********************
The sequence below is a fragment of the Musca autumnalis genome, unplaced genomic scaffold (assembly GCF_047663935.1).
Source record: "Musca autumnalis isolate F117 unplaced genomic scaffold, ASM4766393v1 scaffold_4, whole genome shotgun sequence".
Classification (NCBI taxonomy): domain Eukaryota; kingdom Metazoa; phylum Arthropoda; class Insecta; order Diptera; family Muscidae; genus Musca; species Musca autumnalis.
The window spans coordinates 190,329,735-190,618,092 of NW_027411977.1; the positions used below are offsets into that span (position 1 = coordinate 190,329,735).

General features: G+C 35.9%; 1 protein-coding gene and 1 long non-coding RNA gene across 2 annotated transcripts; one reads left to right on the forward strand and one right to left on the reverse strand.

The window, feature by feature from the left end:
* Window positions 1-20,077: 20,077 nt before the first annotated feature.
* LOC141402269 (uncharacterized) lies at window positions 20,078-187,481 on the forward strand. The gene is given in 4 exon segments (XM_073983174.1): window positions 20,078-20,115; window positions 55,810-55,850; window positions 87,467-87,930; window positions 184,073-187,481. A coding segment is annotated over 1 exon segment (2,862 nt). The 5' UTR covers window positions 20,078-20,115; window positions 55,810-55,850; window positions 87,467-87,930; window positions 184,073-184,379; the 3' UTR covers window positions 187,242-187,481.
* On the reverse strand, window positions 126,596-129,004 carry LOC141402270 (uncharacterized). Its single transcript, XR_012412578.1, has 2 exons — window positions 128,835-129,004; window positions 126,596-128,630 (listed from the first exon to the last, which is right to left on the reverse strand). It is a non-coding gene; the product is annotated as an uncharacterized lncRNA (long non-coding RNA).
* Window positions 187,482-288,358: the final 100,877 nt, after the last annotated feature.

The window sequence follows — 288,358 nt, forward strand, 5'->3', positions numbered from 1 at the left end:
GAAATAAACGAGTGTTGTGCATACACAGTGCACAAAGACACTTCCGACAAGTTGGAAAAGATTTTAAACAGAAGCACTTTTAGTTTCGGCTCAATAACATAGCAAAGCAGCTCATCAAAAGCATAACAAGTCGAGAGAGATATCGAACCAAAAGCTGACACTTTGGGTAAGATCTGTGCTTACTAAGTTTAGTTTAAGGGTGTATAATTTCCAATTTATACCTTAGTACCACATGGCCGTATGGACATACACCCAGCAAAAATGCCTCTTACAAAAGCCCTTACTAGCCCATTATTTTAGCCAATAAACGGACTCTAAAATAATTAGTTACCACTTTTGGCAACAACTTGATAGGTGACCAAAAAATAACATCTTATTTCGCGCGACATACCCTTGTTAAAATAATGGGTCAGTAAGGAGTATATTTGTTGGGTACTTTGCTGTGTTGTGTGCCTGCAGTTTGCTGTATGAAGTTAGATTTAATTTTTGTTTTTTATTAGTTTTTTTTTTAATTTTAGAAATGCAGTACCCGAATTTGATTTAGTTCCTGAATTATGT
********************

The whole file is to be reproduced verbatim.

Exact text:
The sequence below is a fragment of the Musca autumnalis genome, unplaced genomic scaffold (assembly GCF_047663935.1).
Source record: "Musca autumnalis isolate F117 unplaced genomic scaffold, ASM4766393v1 scaffold_4, whole genome shotgun sequence".
Classification (NCBI taxonomy): domain Eukaryota; kingdom Metazoa; phylum Arthropoda; class Insecta; order Diptera; family Muscidae; genus Musca; species Musca autumnalis.
The window spans coordinates 190,329,735-190,618,092 of NW_027411977.1; the positions used below are offsets into that span (position 1 = coordinate 190,329,735).

General features: G+C 35.9%; 1 protein-coding gene and 1 long non-coding RNA gene across 2 annotated transcripts; one reads left to right on the forward strand and one right to left on the reverse strand.

The window, feature by feature from the left end:
* Window positions 1-20,077: 20,077 nt before the first annotated feature.
* LOC141402269 (uncharacterized) lies at window positions 20,078-187,481 on the forward strand. The gene is given in 4 exon segments (XM_073983174.1): window positions 20,078-20,115; window positions 55,810-55,850; window positions 87,467-87,930; window positions 184,073-187,481. A coding segment is annotated over 1 exon segment (2,862 nt). The 5' UTR covers window positions 20,078-20,115; window positions 55,810-55,850; window positions 87,467-87,930; window positions 184,073-184,379; the 3' UTR covers window positions 187,242-187,481.
* On the reverse strand, window positions 126,596-129,004 carry LOC141402270 (uncharacterized). Its single transcript, XR_012412578.1, has 2 exons — window positions 128,835-129,004; window positions 126,596-128,630 (listed from the first exon to the last, which is right to left on the reverse strand). It is a non-coding gene; the product is annotated as an uncharacterized lncRNA (long non-coding RNA).
* Window positions 187,482-288,358: the final 100,877 nt, after the last annotated feature.

The window sequence follows — 288,358 nt, forward strand, 5'->3', positions numbered from 1 at the left end:
GAAATAAACGAGTGTTGTGCATACACAGTGCACAAAGACACTTCCGACAAGTTGGAAAAGATTTTAAACAGAAGCACTTTTAGTTTCGGCTCAATAACATAGCAAAGCAGCTCATCAAAAGCATAACAAGTCGAGAGAGATATCGAACCAAAAGCTGACACTTTGGGTAAGATCTGTGCTTACTAAGTTTAGTTTAAGGGTGTATAATTTCCAATTTATACCTTAGTACCACATGGCCGTATGGACATACACCCAGCAAAAATGCCTCTTACAAAAGCCCTTACTAGCCCATTATTTTAGCCAATAAACGGACTCTAAAATAATTAGTTACCACTTTTGGCAACAACTTGATAGGTGACCAAAAAATAACATCTTATTTCGCGCGACATACCCTTGTTAAAATAATGGGTCAGTAAGGAGTATATTTGTTGGGTACTTTGCTGTGTTGTGTGCCTGCAGTTTGCTGTATGAAGTTAGATTTAATTTTTGTTTTTTATTAGTTTTTTTTTTAATTTTAGAAATGCAGTACCCGAATTTGATTTAGTTCCTGAATTATGT